This post is also available in: Nederlands (Dutch)
A small monument beside the road reminds of a group of local heroes and their leader John MacPherson. In 1882 they stood up against their big landowner due to grazing disputes on Waterstein Farm. Their persistent resistance and occupation of the land landed them in prison. But their case was investigated and reached parliament all the way in London, a world apart, resulting in land reform. Glendale became a community owned estate and still is. The crofters are the freeholders of the land on which they live and work. The actions of these 19th century crofters caused a domino effect throughout the Scottish Highlands and Islands, eventually resulting in the historical Crofters Act.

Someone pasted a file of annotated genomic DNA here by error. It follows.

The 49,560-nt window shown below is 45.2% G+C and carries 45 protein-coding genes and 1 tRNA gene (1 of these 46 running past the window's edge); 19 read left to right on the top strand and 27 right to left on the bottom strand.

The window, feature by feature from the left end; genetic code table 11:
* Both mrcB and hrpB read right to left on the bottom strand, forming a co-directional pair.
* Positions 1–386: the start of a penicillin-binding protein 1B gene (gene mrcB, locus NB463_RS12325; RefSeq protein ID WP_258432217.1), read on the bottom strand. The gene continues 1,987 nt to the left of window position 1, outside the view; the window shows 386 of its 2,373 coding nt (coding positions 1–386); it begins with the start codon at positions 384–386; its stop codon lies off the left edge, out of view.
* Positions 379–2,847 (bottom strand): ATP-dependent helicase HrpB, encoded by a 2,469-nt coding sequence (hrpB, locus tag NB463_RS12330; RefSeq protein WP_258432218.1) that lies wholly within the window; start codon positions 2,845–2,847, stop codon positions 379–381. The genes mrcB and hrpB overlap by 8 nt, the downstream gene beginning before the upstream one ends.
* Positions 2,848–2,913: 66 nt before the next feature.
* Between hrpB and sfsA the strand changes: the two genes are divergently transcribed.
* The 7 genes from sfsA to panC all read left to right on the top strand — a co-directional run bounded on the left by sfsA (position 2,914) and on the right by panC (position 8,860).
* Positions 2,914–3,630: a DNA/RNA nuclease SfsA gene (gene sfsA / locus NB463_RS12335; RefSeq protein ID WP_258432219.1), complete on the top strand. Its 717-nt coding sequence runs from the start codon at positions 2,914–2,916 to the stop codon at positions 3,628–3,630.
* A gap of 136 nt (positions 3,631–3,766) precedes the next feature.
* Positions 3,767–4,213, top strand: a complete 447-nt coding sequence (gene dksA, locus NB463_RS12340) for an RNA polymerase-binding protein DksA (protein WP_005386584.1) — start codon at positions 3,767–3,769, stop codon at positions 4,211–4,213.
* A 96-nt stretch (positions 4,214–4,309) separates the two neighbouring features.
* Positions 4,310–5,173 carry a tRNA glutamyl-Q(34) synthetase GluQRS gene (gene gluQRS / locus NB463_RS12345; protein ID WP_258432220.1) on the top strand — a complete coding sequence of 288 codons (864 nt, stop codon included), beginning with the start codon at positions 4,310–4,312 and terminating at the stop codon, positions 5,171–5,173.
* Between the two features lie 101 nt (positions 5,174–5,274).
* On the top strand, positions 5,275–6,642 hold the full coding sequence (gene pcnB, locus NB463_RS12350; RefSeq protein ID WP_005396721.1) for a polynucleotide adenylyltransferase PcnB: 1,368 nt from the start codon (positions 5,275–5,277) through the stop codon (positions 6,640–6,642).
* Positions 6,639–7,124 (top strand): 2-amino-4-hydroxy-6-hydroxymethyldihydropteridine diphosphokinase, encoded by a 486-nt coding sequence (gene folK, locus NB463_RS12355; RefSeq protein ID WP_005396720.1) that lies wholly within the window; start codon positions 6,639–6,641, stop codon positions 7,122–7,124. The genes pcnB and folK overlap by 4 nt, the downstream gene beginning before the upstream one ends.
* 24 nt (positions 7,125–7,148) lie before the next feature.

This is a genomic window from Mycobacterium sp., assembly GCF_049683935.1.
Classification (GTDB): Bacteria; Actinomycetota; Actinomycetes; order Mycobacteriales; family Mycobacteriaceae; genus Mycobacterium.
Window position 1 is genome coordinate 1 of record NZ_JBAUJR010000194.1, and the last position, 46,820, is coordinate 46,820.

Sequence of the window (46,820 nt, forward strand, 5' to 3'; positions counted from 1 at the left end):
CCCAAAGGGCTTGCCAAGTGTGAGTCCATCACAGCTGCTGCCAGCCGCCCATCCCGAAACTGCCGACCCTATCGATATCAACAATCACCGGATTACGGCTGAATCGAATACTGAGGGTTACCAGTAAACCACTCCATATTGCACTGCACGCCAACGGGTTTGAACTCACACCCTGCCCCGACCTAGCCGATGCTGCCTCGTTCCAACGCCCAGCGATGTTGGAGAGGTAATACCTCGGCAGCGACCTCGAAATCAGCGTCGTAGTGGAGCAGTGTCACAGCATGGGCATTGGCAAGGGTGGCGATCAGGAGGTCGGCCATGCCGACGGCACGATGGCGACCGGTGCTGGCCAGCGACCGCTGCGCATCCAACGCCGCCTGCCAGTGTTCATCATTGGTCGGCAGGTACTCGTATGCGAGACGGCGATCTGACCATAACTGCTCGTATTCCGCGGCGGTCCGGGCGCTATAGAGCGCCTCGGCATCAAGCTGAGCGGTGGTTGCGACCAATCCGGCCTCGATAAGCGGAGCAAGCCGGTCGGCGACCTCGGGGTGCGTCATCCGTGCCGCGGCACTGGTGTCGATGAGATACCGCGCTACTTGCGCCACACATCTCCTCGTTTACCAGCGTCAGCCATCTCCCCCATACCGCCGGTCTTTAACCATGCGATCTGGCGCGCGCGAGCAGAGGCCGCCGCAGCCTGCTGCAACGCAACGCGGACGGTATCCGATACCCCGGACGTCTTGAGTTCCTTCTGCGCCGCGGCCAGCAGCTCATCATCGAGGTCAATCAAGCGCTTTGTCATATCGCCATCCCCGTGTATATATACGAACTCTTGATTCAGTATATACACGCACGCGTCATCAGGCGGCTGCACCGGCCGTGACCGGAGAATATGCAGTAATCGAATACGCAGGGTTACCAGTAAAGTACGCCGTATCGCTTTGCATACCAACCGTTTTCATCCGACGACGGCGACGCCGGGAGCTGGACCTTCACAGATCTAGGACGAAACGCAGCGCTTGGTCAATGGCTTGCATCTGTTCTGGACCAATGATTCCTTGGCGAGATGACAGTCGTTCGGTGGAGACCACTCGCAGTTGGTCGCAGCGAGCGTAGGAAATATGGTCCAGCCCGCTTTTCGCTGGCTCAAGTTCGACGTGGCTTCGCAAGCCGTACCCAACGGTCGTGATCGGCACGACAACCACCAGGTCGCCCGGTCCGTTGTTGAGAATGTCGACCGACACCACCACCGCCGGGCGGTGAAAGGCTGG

Nowadays, Glendale has many newcomers (as does the rest of Skye) and the original islanders are not all happy about this. The newcomers live mainly of tourism, just look at all the self-catering accommodation and fancy restaurants like the Three Chimneys. They want newfangled things like street lighting and Sunday opening hours. Roads are congested by camper vans and people parking on passing places to take photographs of seals in the distance, indifferent to the obstruction and annoyance they cause. “Everybody is looking for instant thrills now. The tourists don’t take the time to get to know the island properly, they just race from highlight to highlight”’ sighs the woman from the local grocery shop/post office in Lephin. ”Yep, totally Instagram driven,” adds a young lad with a border collie.